What’s in Your Legacy Box?

What’s in Your Legacy File?

Or should I be asking if you even have one?

As organized and semi-OCD as I am, I didn’t have one until recently.

I guess I should go over what a Legacy File is in the first place before I continue.

I first heard the term in Dave Ramsey’s Legacy class. I went through the course with my dad at a church I attended at the time.

According to Dave Ramsey, a Legacy File is…

“a special place to store the important documents your family will need if something happens to you.”

It doesn’t matter…

  • how old you are
  • how little you own
  • how big or small your family is
  • or anything else

Everyone needs a Legacy File!

I recently saw the calamity that can occur when a loved one passes and doesn’t have one. A family friend recently passed away suddenly, and his family spent a very long time trying to find basic papers for life insurance, bank accounts, and more. They also needed to find documents related to gun collections, rare collectibles, and other items so they could pass those on or sell them to pay off debt he left behind. They even had a hard time discovering what the debts were. And don’t even get me started on them searching for passwords.

I could go on and on for days on why each and every person out there reading this needs a Legacy File, but I’d rather jump into what goes into it. With that said, if you need convincing or at least a convincing argument for someone else, get in touch, and I’ll give you one.

Where do I keep it?

Digital: Keep a digital file on your computer labelled “Legacy File” and put everything in it. This way, your loved ones can find it.
If your computer is password-protected, be sure they have the password. I keep mine on a document in the safe.
Even if you have the digital docs saved somewhere else, copy-paste them into this file also. For example, I have my car titles in my Auto file, but I also copied them into my Legacy File.

Analog: Keep the originals and copies (if that’s all you have) in a fire safe as well. This doesn’t have to be a vault in the wall either. I have a small portable waterproof/fireproof/crushproof safe that is my physical Legacy File.

Back-Ups: I have several layers of back-ups for my Legacy File as well.

  1. Encrypted USB drive in my Bug Out Bag
  2. Copies of some documents like my will and Legacy File instructions are with my parents.
  3. Small packet of paper copies of really important docs is in another safe place in a waterproof bag in case I need to grab it quick.
  4. Safety deposit box at the bank
  5. Top Secret hidden off-site location. I’m just kidding about this, because a lot of people think I’m a prepper. Or am I kidding? You decide, but you’ll never find it if I’m not.

What goes into it?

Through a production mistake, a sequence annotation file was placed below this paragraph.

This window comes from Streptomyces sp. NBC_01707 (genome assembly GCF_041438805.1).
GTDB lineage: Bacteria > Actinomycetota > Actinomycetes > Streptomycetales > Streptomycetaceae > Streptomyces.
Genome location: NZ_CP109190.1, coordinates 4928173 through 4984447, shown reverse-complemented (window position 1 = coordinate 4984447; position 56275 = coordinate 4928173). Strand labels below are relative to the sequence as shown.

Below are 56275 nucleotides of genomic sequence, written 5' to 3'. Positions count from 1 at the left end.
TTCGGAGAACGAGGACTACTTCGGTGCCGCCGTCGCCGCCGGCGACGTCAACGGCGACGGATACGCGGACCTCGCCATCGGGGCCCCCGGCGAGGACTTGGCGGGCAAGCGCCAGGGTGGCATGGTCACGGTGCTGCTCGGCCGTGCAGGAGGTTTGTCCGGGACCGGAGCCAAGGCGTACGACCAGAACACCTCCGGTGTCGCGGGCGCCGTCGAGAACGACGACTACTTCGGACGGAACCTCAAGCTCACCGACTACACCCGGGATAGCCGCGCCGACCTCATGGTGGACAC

I’m going to give you a bullet point list here for all these, but stay tuned, and I’ll post links to forms and detailed instructions in future articles.

I’m developing a Legacy File suite of forms that will be available for sale online, but I’m posting these for free to my email subscribers, so be sure to sign up for my list if you’re not already.

  1. Last Will and Testament and related documents (Living Will, Estate Plan, etc)
  2. Info on all your financial and bank accounts
  3. Cryptocurrency instructions (if you’re into this), especially your seed phrases
  4. Copies of insurance documents for car, house, life, health, everything
  5. Funeral instructions. This may seem morbid to some of you, but do this! I already have my funeral planned out, and it’s going to be so much fun, I hate that I’m going to miss it. It’s going to include people shooting flaming arrows at a boat loaded with my cremains.
  6. Personal documents like birth certificates, Social Security cards, passports, military DD-214, etc
  7. Personal letters to your loved ones
  8. List of passwords
  9. Contact information for important people like bank, accountant, attorney, insurance agent, etc
  10. Vehicle titles or purchase contracts
  11. House information like mortgage and surveys
  12. Irreplacable sentimental papers

Depending on your personal situation, this could be a small packet of documents or it could be a large pile. As a bachelor I started out with a tiny firesafe. Now as a dad with five kids and a wife, my firesafe is much larger. I actually bought one that holds hanging file folders so I could separate the paperwork into categories.

This may seem like a long article, but it’s only a short synopsis of what really could go into all this. Like I said, stay tuned, and I’ll be posting a lot more as I develop the forms.

Thanks for reading,

Dr. Dave, the guy who may or may not have a top secret mountain cave somewhere full of his important documents and childhood toys and perhaps an extremely rare original Boba Fett action figure

Leave a Comment

Your email address will not be published. Required fields are marked *